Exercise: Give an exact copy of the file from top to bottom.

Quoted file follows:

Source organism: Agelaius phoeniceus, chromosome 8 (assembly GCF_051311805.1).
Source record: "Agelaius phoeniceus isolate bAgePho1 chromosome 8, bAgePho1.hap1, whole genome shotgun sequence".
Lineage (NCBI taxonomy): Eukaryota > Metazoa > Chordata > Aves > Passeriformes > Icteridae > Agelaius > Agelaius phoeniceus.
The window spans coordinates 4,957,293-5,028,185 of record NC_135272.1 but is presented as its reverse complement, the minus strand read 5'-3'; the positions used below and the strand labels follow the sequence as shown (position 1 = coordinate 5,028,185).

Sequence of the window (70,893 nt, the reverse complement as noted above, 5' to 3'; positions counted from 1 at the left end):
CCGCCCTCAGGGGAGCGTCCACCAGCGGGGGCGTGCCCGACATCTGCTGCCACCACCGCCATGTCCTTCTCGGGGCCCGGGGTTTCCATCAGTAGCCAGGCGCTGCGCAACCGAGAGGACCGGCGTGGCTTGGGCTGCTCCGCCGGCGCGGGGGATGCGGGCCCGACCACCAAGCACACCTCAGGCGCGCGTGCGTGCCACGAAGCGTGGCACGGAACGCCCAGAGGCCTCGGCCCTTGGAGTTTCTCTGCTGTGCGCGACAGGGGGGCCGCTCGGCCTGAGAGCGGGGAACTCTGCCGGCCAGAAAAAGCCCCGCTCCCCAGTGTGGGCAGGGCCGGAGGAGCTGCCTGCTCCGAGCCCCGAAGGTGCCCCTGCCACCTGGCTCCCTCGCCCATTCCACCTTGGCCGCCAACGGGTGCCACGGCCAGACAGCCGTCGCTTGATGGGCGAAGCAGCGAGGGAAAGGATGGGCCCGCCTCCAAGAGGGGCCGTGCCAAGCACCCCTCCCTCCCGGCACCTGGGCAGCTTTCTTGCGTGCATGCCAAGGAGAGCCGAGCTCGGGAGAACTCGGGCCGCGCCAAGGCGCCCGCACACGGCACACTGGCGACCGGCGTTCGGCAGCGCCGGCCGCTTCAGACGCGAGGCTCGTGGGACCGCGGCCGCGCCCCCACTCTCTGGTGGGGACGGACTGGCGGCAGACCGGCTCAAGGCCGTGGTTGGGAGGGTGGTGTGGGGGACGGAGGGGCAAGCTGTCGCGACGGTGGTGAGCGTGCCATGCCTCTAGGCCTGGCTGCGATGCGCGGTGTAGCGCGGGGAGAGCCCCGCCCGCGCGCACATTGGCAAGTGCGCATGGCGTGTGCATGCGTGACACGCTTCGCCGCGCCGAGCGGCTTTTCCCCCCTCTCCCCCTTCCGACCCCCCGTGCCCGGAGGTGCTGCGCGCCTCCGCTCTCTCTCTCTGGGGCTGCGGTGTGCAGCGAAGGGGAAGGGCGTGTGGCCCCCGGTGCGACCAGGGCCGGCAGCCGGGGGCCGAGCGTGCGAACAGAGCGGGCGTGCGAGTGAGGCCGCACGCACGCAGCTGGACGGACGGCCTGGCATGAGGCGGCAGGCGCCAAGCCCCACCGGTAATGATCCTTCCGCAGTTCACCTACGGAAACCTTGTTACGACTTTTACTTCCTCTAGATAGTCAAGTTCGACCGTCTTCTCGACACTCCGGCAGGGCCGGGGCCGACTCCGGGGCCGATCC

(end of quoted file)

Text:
Source organism: Agelaius phoeniceus, chromosome 8 (assembly GCF_051311805.1).
Source record: "Agelaius phoeniceus isolate bAgePho1 chromosome 8, bAgePho1.hap1, whole genome shotgun sequence".
Lineage (NCBI taxonomy): Eukaryota > Metazoa > Chordata > Aves > Passeriformes > Icteridae > Agelaius > Agelaius phoeniceus.
The window spans coordinates 4,957,293-5,028,185 of record NC_135272.1 but is presented as its reverse complement, the minus strand read 5'-3'; the positions used below and the strand labels follow the sequence as shown (position 1 = coordinate 5,028,185).

Sequence of the window (70,893 nt, the reverse complement as noted above, 5' to 3'; positions counted from 1 at the left end):
CCGCCCTCAGGGGAGCGTCCACCAGCGGGGGCGTGCCCGACATCTGCTGCCACCACCGCCATGTCCTTCTCGGGGCCCGGGGTTTCCATCAGTAGCCAGGCGCTGCGCAACCGAGAGGACCGGCGTGGCTTGGGCTGCTCCGCCGGCGCGGGGGATGCGGGCCCGACCACCAAGCACACCTCAGGCGCGCGTGCGTGCCACGAAGCGTGGCACGGAACGCCCAGAGGCCTCGGCCCTTGGAGTTTCTCTGCTGTGCGCGACAGGGGGGCCGCTCGGCCTGAGAGCGGGGAACTCTGCCGGCCAGAAAAAGCCCCGCTCCCCAGTGTGGGCAGGGCCGGAGGAGCTGCCTGCTCCGAGCCCCGAAGGTGCCCCTGCCACCTGGCTCCCTCGCCCATTCCACCTTGGCCGCCAACGGGTGCCACGGCCAGACAGCCGTCGCTTGATGGGCGAAGCAGCGAGGGAAAGGATGGGCCCGCCTCCAAGAGGGGCCGTGCCAAGCACCCCTCCCTCCCGGCACCTGGGCAGCTTTCTTGCGTGCATGCCAAGGAGAGCCGAGCTCGGGAGAACTCGGGCCGCGCCAAGGCGCCCGCACACGGCACACTGGCGACCGGCGTTCGGCAGCGCCGGCCGCTTCAGACGCGAGGCTCGTGGGACCGCGGCCGCGCCCCCACTCTCTGGTGGGGACGGACTGGCGGCAGACCGGCTCAAGGCCGTGGTTGGGAGGGTGGTGTGGGGGACGGAGGGGCAAGCTGTCGCGACGGTGGTGAGCGTGCCATGCCTCTAGGCCTGGCTGCGATGCGCGGTGTAGCGCGGGGAGAGCCCCGCCCGCGCGCACATTGGCAAGTGCGCATGGCGTGTGCATGCGTGACACGCTTCGCCGCGCCGAGCGGCTTTTCCCCCCTCTCCCCCTTCCGACCCCCCGTGCCCGGAGGTGCTGCGCGCCTCCGCTCTCTCTCTCTGGGGCTGCGGTGTGCAGCGAAGGGGAAGGGCGTGTGGCCCCCGGTGCGACCAGGGCCGGCAGCCGGGGGCCGAGCGTGCGAACAGAGCGGGCGTGCGAGTGAGGCCGCACGCACGCAGCTGGACGGACGGCCTGGCATGAGGCGGCAGGCGCCAAGCCCCACCGGTAATGATCCTTCCGCAGTTCACCTACGGAAACCTTGTTACGACTTTTACTTCCTCTAGATAGTCAAGTTCGACCGTCTTCTCGACACTCCGGCAGGGCCGGGGCCGACTCCGGGGCCGATCC